Show Less
Restricted access

A Promising Reality

Reflections on Race, Gender, and Culture in Cuba

Series:

Edited By Venessa Ann Brown and Menah Pratt-Clarke

A Promising Reality: Reflections on Race, Gender, and Culture in Cuba is a compilation of the reflections of a group of chief diversity officers, faculty, and educators from the United States about Cuba. As part of the National Association of Diversity Officers in Higher Education delegation to Cuba in July, 2015, A Promising Reality represents a collection of voices, experiences, and perspectives about issues of race, gender, cultural identity, and the African experience in Cuba. Key themes explored include Cuban culture, the Cuban Revolution, politics, economics, education, equity, and social change. Utilizing narrative inquiry, some of the reflections are comparative with the United States, and some reflections focus exclusively on Cuba. The book takes readers on a journey of thought-provoking stories that reflect the excitement, uncertainty, complexity, and promising possibilities on the cusp of changing diplomatic, political, economic, and social relationships between the United States and Cuba. A Promising Reality seeks to broaden the perspectives of its readers regarding US-Cuban relations. This book is ideal for courses on international relations, international studies, international affairs, comparative cultures, political science, education, politics, sociology, history, race, gender, and social justice. It is a must-read for anyone traveling to Cuba as part of study-abroad, professional development, or personal adventure.

Show Summary Details
Restricted access

7. Two Wings of the Same Bird: Reflections of a Puerto Rican in Cuba (Diana Ariza)

Extract

| 79 →





7. Two Wings of the Same Bird: Reflections of a Puerto Rican in Cuba

DIANA ARIZA

Editors’ Note: Dr. Diana Ariza is the Associate Vice President and Chief Diversity Officer at Quinnipiac University (QU) in Connecticut. She serves as the university’s executive level diversity and inclusion strategist. She also teaches in the Sociology Department on topics related to ethnic relations, health disparities, and immigration. Dr. Ariza has over 20 years of administrative and leadership experience, recruitment and enrollment management, teaching, and institutional planning in reinforcing the values of academic excellence, equity, inclusion, multicultural and global diversity in higher education.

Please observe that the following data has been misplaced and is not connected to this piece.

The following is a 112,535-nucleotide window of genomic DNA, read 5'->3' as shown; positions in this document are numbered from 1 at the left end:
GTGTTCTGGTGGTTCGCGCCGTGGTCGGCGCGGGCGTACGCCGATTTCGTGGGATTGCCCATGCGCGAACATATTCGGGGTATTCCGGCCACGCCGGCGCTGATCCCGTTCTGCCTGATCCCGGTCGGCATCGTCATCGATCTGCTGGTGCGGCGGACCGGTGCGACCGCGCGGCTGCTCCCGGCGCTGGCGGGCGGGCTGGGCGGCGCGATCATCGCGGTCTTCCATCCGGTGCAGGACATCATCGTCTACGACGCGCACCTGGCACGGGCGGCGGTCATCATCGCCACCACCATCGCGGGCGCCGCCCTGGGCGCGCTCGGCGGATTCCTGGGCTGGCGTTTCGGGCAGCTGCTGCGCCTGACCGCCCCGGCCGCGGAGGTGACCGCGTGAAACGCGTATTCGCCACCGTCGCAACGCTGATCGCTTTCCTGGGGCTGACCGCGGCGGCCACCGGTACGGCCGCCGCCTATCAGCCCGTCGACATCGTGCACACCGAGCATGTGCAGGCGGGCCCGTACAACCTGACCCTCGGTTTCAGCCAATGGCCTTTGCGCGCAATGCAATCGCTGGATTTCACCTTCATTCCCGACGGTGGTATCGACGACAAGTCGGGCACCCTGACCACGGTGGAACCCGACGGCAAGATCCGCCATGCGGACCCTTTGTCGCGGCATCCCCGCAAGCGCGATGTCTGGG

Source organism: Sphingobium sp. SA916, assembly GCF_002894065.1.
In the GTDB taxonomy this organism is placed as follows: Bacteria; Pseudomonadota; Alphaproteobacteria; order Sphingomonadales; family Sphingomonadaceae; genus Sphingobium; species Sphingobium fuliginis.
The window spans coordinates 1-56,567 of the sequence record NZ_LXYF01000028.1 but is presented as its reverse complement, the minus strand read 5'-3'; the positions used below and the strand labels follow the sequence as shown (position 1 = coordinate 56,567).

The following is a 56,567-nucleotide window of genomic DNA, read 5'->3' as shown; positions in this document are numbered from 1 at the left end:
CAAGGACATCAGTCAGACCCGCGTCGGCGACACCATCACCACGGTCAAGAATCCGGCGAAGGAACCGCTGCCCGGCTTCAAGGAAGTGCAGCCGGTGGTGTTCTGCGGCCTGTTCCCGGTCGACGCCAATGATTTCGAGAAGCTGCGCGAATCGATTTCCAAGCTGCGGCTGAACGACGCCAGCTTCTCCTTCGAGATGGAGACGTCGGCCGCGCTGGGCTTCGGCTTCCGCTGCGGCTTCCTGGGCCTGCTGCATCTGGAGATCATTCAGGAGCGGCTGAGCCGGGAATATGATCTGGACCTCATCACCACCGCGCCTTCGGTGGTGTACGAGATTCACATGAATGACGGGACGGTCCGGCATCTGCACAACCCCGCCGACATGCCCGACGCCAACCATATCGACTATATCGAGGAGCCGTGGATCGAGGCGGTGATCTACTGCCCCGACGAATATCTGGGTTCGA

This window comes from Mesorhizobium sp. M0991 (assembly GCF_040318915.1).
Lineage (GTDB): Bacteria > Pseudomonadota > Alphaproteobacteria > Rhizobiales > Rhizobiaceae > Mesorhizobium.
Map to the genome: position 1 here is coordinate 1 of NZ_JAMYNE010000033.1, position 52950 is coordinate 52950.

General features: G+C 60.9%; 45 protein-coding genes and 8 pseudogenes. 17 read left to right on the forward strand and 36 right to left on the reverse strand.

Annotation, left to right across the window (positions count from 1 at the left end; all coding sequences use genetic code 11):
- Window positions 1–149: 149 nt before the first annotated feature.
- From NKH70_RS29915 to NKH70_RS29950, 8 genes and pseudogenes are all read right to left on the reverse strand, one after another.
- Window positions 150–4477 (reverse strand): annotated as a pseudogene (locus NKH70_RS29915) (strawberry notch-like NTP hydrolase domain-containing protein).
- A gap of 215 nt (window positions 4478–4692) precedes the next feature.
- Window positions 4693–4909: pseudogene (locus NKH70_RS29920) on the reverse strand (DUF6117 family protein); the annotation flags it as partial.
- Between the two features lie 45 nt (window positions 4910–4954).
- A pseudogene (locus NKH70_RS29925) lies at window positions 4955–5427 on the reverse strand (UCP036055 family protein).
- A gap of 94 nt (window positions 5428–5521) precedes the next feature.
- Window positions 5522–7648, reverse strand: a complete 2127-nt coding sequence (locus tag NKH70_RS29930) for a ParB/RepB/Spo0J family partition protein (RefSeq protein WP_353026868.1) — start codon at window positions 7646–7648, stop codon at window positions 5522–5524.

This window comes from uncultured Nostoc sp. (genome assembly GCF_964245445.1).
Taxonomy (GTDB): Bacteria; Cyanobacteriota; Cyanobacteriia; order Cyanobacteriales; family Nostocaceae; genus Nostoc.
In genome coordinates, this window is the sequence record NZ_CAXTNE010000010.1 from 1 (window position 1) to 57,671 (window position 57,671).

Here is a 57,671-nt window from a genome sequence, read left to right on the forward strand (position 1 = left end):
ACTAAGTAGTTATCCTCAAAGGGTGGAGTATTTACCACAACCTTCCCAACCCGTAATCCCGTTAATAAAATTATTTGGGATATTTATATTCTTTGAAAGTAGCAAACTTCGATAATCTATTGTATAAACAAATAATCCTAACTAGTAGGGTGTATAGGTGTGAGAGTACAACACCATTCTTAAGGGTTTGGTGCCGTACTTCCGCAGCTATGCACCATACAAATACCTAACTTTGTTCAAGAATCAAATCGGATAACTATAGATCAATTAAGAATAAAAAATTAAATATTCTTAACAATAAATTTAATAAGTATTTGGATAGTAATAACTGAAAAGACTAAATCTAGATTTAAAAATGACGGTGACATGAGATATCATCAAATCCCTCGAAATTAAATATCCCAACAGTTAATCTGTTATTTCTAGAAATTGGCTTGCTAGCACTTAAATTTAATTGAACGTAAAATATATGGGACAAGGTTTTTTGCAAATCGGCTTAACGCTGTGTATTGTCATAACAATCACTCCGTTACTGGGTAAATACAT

Prior to working at QU, Dr. Ariza was a full-time professor at Albion College in ethnic studies. Dr. Ariza has published on Black and Latino student experience on a predominantly white campus. She also published on Florida’s Puerto Rican and second-generation Hispanic communities and the challenges they face in education, identity, and adaptation. Dr. Ariza’s current research focuses on growing and assessing internationalization and multicultural cultural competency efforts in higher education. Other research and teaching interests include comparative global studies in immigration, Caribbean migration identity, health disparities, and race and ethnic relations, to name a few.

She holds a doctorate of philosophy in Sociology from Western Michigan University (WMU) with a concentration in ethnic and race relations, as well as a master of arts in Anthropology from WMU. Her bachelor’s degree is in History and Spanish...

You are not authenticated to view the full text of this chapter or article.

This site requires a subscription or purchase to access the full text of books or journals.

Do you have any questions? Contact us.

Or login to access all content.